Working in a tiny space, Blake Davis, DDS, MSD, shows how the latest digital orthodontic tools–remote monitoring and custom appliances—can maximize the value of every square foot and every patient visit.
By Jane Kollmer | Photography by Cory Parris
When board-certified orthodontist Blake Davis, DDS, MSD, first opened his private practice in 2017 he wanted to leverage technology to completely transform the patient experience. His idea met no resistance in the tech-positive culture of the Seattle area, surrounded by tech giants such as Microsoft and Amazon.
Moreover, Davis completed dental school and his orthodontic residency program at the University of Washington, which is well known for training the foremost leaders in the field.
“I was really lucky to come from this amazing learning environment where orthodontics and innovative technology went hand in hand,” he said. “I felt in some ways like it was my job to push orthodontics further forward.”
After residency, Davis spent several years working as an associate at a large practice with strengths in aligner therapy. But in order to transform orthodontics the way he envisioned, he had to strike out on his own. However, locations for a practice were limited in the competitive Seattle area real estate market. He found a space in Kirkland that was only 1,200 square feet—a lot smaller than the average analog practice.
He would need to generate a lot of business from a tiny space. For this, he drew inspiration from Seattle’s famous Pike Place Market, which was at one point the most productive retail space in the United States per square foot. He wanted his practice to be the Pike Place Market of Orthodontics, where each square foot counted.
At that time, the digital aspects of his workflow included scanning patients, designing their care, and creating digital blueprints. Then all work done in the chair was based on efficiency and reducing the number of visits. He used a remote monitoring system to increase capacity. But at around 50 patients, he found it was too unmanageable to review photos and scans by himself and even with an assistant.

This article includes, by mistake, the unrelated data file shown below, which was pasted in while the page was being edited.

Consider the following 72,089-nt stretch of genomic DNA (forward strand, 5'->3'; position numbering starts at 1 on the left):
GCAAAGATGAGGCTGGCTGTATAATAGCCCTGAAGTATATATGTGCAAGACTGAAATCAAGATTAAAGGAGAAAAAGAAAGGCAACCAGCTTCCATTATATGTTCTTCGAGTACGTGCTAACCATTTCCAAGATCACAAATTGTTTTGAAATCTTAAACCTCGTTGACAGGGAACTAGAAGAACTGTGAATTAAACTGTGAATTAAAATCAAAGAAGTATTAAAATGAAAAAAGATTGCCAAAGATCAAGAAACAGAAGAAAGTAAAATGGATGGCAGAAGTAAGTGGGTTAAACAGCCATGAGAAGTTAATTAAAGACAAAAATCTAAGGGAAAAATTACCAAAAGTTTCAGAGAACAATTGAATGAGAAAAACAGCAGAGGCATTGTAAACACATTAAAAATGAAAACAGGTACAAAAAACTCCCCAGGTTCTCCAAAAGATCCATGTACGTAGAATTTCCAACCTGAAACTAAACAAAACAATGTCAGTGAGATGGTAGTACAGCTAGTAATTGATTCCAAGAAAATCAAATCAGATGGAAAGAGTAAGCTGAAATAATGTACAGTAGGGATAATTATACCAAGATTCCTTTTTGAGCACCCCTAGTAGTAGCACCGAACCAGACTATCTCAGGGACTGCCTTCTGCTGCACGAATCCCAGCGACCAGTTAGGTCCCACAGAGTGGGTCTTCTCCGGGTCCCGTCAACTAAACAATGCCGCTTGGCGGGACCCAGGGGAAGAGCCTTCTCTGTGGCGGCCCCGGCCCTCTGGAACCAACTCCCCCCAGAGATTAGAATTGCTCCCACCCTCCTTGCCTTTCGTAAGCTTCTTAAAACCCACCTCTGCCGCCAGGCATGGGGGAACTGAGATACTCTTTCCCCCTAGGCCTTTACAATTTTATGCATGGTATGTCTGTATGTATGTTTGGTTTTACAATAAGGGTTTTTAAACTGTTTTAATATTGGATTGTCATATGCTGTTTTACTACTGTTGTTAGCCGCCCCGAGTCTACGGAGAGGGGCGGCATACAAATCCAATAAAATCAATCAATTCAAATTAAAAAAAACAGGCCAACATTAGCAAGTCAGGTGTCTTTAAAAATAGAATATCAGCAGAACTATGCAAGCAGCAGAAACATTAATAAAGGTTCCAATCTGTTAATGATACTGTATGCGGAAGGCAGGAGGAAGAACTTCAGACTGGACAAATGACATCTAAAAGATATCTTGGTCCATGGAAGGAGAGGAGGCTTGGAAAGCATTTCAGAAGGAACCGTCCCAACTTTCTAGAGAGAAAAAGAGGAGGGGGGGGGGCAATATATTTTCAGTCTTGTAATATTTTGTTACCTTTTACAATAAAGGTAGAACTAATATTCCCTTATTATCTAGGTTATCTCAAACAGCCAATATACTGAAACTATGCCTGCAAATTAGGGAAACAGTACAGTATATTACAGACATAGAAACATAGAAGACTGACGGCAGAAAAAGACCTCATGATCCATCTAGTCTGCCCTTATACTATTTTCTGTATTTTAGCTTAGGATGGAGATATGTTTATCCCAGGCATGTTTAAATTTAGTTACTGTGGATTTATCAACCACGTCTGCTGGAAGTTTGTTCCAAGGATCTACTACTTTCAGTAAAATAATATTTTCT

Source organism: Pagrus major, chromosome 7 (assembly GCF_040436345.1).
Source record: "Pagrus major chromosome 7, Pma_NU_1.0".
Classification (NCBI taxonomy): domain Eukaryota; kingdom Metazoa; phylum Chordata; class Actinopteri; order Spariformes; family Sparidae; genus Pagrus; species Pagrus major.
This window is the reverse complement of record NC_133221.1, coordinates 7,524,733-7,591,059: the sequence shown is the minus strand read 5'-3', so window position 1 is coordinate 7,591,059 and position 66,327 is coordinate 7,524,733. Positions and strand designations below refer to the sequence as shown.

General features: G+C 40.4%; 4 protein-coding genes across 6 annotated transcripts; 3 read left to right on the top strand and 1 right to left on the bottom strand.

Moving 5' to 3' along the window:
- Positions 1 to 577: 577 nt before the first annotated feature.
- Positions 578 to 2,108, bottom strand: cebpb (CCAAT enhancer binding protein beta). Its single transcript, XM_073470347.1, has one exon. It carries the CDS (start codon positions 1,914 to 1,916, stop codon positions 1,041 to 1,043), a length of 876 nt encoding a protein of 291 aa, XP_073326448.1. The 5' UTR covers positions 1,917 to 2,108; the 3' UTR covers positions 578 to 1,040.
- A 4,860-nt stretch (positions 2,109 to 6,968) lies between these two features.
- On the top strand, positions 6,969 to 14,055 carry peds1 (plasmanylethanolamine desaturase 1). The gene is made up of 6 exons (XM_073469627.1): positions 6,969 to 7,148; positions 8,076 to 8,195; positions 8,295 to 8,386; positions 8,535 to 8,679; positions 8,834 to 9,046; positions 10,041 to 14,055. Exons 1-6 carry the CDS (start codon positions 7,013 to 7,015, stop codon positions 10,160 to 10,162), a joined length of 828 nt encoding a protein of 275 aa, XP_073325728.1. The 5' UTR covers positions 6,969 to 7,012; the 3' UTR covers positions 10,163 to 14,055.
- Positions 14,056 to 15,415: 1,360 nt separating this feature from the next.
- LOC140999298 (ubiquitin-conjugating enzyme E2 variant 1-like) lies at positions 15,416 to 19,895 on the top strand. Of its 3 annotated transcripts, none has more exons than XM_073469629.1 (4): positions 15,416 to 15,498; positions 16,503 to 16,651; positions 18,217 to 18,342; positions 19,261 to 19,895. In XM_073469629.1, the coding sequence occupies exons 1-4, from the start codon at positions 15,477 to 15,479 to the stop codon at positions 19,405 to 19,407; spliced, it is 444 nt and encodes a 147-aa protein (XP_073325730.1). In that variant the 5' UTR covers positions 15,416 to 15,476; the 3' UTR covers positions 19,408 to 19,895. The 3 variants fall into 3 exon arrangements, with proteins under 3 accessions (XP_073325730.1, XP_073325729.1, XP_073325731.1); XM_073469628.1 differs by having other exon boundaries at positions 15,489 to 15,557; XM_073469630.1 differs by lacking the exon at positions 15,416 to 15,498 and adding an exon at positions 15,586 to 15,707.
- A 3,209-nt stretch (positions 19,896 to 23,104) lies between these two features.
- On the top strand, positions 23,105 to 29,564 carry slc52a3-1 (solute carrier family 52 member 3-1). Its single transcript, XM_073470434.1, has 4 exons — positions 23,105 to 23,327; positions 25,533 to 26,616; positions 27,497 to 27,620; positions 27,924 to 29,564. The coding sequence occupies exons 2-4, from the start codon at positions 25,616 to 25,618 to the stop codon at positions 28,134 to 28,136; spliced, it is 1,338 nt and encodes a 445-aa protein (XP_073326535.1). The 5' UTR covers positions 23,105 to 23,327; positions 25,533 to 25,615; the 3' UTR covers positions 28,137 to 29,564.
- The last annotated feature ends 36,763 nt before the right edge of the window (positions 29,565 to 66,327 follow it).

Taking the Leap
Three years after opening, Davis knew he needed a more robust system to customize treatment for both aligners and braces. He decided it was time to take the leap to fully digital by adopting DentalMonitoring and its artificial intelligence (AI) platform for remote monitoring and LightForce’s custom 3D-printed bracket system.
“I got to a point where I just needed the AI. We just got too busy and that forced us to keep pushing in the direction of monitoring both aligners and braces in our practice,” he said.
By implementing AI, the practice increased capacity to three to four more digital chairs in a day and managed the influx of new patients without having to hire a second treatment coordinator.
“Our team has not grown in over 4 years in terms of numbers, but our practice has seen huge growth in terms of production and starts as well as volume,” he said. The practice, which now includes a second location in Redmond, Wash, monitors well over a thousand patients.
Davis explains that traditional orthodontic practices grew by adding assistants, chairs, and treatment coordinator exam rooms. But since he was limited on not just space, but staff, he had to think differently.
“Where I practice is so saturated, it’s so competitive, that it’s really hard just to even find an assistant,” he said. “And so I’m not in a situation where I can have 20 employees in my practice, so it made sense to do everything with remote monitoring in order to continue to grow but maintain a fixed cost structure.”
He also knew that in order to increase the amount of revenue that each full-time employee generated, he needed to turn the star employees on his team into superstars.
Two of these people are his digital workflow coordinator and his DentalMonitoring coordinator.
They have helped build out systems that allow patients to flow through all states of treatment—digital design, custom appliances, and execution—smoothly.
“It was really critical for us to turn these employees that were doing something else into something that we needed now as a digital practice,” he said.
Value per visit
The costs associated with labs, staff, and goods have been increasing consistently over decades, challenging doctors to grow in a competitive environment without compromising quality of care. “Value per visit” is a key performance indicator that practices use to track their return on investment.
Davis says that once he looked at his practice model in terms of the value that each visit brings, it totally changed the way he thought about taking care of his patients. Through this lens, he redesigned all of his systems and processes to be more efficient. Davis determined that $500 per visit should be the benchmark for his practice. If that number drops, he knows he needs to change something.